At the Roundtable, we’ve been talking about building webs of support that provide stability for children and families. While every family’s web looks different, what are some ways immigrant families’ webs may differ from those of other US children?
Unauthorized immigrants aren’t eligible for most public benefits, though their US-citizen children are not restricted from eligibility. For some benefits, like food stamps, where the unauthorized parents are ineligible and the US-citizen children are eligible, families get lower benefits, prorated based on the number of eligible individuals. Due to eligibility limits on public benefits, immigrant families, particularly those headed by parents who are unauthorized, rely primarily on income from work, and immigrant adults have employment rates as high or higher than US-born adults. To build a web of support for immigrant families and make second-generation children productive future members of society, parents should be provided with services to train them and help them get and retain better jobs, such as adult education and English language instruction.
Many immigrant families, like all US families, cannot afford child care. Unauthorized immigrant moms have lower labor force participation, in part because they can’t afford child care. If the moms don’t stay home, immigrant families tend to use informal child-care arrangements such as trusted neighbors and friends. Unfortunately, these systems are not as good at child development and learning as more formal center-based programs. Quality and access to formal child care varies from state to state.
Unauthorized immigrants can’t get publicly funded healthcare, so they are more reliant on public health clinics and hospitals that serve the uninsured, so community health providers are critical to the web of support for immigrant families.
Schools and universal pre-K are open to all kids regardless of their status or their parents’ status. Schools can help families connect to other services, like nutrition (free lunches and breakfasts) and mental health. One concept that has worked is the “dual generation” model which uses early education providers or schools to serve both kids and parents, for instance through offering English classes or parenting skills training.
In most places, immigrants draw support from neighbors and families, especially initially. These community networks help new immigrants find jobs and navigate systems. There’s a down side to relying on neighbors and families, though. Extremely dense social networks can actually be limiting because it’s hard to move beyond them and integrate into the broader society, to move into different jobs, to learn English, etc. These dense ties to the neighborhood are more likely to happen in urban centers while immigrants in smaller towns and suburbs often suffer from a lack of social connections. Immigrants need strong ties, such as family members and co-ethnic communities, for meeting basic needs, but they also need broad ties to broader multi-ethnic US communities for job improvement, economic opportunities, and social integration.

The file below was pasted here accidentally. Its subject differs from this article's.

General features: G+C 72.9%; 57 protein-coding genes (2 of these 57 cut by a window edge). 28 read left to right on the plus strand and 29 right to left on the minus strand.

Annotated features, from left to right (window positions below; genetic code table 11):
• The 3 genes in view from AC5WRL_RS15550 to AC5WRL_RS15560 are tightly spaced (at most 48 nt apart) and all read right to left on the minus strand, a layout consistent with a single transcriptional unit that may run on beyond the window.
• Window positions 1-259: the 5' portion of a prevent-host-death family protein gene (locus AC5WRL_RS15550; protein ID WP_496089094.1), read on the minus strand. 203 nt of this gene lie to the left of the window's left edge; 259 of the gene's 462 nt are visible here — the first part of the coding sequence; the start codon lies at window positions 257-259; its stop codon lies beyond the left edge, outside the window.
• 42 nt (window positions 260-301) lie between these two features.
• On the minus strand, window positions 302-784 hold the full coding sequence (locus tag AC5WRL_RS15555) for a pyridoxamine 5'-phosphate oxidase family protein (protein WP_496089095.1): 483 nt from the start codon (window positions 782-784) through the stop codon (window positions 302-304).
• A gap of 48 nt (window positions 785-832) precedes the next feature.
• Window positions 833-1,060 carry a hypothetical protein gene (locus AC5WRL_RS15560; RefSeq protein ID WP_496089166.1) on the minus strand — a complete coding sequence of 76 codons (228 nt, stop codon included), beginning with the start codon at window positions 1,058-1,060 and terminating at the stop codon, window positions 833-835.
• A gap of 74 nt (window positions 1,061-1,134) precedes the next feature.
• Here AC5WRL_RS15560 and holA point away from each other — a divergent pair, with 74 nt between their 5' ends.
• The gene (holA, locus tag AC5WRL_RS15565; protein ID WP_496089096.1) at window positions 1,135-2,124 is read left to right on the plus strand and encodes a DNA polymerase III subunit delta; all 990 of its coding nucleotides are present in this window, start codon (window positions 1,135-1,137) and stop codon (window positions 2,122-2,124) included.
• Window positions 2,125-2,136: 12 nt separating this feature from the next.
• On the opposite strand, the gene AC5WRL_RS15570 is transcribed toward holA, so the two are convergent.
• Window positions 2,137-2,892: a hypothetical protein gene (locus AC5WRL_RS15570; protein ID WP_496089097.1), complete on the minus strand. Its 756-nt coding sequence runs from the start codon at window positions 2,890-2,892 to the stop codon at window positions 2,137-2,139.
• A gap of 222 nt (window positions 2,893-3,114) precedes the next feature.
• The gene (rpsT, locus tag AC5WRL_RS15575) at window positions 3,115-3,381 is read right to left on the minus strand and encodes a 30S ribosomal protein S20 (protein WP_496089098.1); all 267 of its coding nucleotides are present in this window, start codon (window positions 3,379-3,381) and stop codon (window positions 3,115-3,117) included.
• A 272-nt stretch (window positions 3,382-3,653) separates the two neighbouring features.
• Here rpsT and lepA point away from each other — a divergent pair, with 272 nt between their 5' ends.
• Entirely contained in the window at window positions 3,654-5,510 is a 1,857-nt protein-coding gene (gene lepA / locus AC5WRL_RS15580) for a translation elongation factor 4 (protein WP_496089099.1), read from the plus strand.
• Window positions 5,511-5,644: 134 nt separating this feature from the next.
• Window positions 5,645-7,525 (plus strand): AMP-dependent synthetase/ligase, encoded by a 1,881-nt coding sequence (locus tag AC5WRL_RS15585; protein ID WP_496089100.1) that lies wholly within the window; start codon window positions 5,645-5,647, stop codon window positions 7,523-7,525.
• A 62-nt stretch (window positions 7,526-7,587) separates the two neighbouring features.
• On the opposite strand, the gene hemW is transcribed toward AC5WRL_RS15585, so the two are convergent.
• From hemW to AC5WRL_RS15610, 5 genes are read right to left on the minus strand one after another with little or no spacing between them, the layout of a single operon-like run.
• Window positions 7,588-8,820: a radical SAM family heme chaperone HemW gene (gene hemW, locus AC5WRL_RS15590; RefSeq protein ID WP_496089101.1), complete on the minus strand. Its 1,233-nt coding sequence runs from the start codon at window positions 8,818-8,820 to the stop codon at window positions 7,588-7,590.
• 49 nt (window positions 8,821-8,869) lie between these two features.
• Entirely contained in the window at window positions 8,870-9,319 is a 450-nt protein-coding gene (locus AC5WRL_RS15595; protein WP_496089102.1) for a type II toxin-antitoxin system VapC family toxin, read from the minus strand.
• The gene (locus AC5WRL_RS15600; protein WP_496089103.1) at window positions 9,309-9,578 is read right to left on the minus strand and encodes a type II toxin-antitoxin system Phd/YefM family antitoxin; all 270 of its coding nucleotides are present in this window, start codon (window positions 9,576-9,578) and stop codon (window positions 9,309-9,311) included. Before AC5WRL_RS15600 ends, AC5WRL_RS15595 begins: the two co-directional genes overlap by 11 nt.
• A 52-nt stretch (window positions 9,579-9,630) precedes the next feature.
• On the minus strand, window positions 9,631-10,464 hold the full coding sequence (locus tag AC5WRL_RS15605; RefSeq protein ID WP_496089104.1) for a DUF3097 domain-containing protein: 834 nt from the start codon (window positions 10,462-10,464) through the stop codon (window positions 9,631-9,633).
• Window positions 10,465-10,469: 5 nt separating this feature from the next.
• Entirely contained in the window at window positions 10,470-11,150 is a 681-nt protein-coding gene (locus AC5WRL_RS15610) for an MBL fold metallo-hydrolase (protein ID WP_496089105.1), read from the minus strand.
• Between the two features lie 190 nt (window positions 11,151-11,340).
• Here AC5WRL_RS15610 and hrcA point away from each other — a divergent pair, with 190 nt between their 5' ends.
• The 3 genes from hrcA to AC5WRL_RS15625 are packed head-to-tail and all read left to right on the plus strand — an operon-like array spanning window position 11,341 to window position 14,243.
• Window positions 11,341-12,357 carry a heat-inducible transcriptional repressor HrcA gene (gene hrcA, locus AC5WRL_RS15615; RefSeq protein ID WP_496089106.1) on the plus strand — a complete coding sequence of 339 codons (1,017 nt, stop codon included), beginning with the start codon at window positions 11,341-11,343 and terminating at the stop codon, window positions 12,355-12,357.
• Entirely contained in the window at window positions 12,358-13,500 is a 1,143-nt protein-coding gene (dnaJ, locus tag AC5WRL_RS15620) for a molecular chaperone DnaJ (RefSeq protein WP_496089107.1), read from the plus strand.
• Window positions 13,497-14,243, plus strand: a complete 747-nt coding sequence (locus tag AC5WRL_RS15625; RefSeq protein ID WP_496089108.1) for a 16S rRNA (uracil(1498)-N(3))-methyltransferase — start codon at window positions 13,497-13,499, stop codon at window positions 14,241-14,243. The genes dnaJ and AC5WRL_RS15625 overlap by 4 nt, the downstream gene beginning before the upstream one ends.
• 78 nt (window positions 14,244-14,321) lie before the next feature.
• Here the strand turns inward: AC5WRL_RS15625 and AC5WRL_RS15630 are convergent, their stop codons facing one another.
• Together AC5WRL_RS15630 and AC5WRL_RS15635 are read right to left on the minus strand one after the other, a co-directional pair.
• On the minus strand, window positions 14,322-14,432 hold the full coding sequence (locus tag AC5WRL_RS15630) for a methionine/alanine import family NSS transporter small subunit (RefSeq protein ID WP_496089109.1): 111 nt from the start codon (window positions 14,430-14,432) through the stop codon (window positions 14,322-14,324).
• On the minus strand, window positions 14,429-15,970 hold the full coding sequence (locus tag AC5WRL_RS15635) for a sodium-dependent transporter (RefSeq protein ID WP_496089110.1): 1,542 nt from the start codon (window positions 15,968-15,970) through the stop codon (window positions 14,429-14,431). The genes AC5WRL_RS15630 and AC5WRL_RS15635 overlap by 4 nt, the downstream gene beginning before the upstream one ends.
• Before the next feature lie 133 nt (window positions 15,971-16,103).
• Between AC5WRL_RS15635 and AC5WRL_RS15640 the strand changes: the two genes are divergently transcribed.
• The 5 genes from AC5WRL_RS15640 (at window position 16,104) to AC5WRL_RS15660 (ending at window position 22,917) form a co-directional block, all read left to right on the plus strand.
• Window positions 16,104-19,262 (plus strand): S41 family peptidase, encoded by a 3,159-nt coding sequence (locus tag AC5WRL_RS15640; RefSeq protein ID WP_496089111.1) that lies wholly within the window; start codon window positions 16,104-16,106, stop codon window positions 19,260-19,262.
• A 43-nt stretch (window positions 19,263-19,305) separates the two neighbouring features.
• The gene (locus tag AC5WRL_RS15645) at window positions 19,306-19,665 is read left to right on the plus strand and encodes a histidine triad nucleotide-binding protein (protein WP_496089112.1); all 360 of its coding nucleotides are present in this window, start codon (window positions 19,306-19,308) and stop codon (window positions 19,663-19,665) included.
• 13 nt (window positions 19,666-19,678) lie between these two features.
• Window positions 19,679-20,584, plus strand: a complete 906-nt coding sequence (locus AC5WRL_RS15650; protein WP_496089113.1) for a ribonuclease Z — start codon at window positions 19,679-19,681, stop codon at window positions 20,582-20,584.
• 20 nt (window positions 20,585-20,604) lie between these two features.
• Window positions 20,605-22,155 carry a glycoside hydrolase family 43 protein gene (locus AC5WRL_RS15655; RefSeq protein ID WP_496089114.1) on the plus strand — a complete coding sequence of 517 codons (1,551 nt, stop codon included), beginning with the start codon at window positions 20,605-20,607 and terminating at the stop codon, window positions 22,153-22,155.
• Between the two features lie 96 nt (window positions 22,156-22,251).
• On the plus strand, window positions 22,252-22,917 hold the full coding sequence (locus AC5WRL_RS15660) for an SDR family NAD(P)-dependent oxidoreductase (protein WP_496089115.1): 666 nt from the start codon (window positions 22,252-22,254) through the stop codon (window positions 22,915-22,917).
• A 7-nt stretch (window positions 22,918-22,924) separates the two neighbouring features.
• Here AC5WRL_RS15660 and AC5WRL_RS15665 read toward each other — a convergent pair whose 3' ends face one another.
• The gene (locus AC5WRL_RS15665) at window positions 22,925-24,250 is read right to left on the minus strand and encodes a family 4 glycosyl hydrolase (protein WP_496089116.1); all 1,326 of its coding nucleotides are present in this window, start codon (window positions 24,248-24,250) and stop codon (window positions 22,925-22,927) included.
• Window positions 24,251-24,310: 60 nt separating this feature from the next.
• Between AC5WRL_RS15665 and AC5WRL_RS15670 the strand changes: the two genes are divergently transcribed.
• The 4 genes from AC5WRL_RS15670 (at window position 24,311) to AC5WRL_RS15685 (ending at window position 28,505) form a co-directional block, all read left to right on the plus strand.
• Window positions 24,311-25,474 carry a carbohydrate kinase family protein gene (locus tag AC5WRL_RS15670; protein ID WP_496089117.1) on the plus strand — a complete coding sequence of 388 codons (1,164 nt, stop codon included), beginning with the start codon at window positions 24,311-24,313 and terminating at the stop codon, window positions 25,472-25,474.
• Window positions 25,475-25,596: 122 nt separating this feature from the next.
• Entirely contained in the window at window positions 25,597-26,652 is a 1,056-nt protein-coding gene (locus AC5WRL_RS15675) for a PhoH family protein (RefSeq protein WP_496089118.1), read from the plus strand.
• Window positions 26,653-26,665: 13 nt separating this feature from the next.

What policies support immigrant families? What policies serve to restrict their access to benefits, education, or other supports?
With few exceptions, it’s up to states, localities, and nonprofits to serve immigrant populations. Access to federal benefit systems are sometimes restricted and sometimes aren’t. WIC and school lunch are not restricted, but TANF and Medicaid are. For several major public benefit programs (TANF, SSI, food stamps, and Medicaid), even legal immigrant adults are not eligible for five years after they receive qualified status (though children are eligible for food stamps and, in some states, Medicaid). States such as California, New York, and Illinois, however, have stepped in to provide state-funded benefits for all legal permanent residents. These three states also provide health insurance coverage to all unauthorized immigrant kids. If the children are US-born, they can access all benefits in every state on the same terms as other US citizens.
Even in the best of times, many unauthorized immigrants and some legal immigrants are fearful of accessing benefit programs because they fear deportation or that doing so will affect their future ability to become legal. This is a legitimate fear because of the public charge regulatory changes being debated in the Trump Administration, with the possibility of a new rule being released this summer. Leaked public-charge rule documents, an expansion of immigration enforcement, and the current administration’s rhetoric are, according to anecdotal reports, driving down attendance at health clinics, use of nutrition programs, and reporting of abuse or crimes to the police. Most likely, there will be a major withdrawal from public benefits if the public charge changes go through.
Early in the Obama Administration (before 2012), there were very high numbers of immigration arrests (over 300,000 per year) and deportations from inside the United States (over 200,000 per year). Later in that administration, there was a narrowing of people who could be deported (those who have been convicted of serious crimes or who have been in the country for a very short time) and restrictions on groups of people who could not be deported (pregnant women and parents of citizen children for example) if they did not fit the priorities. These restrictions caused a two-thirds drop in arrests (to about 100,000 annually) and deportations (about 60,000 annually) by 2015.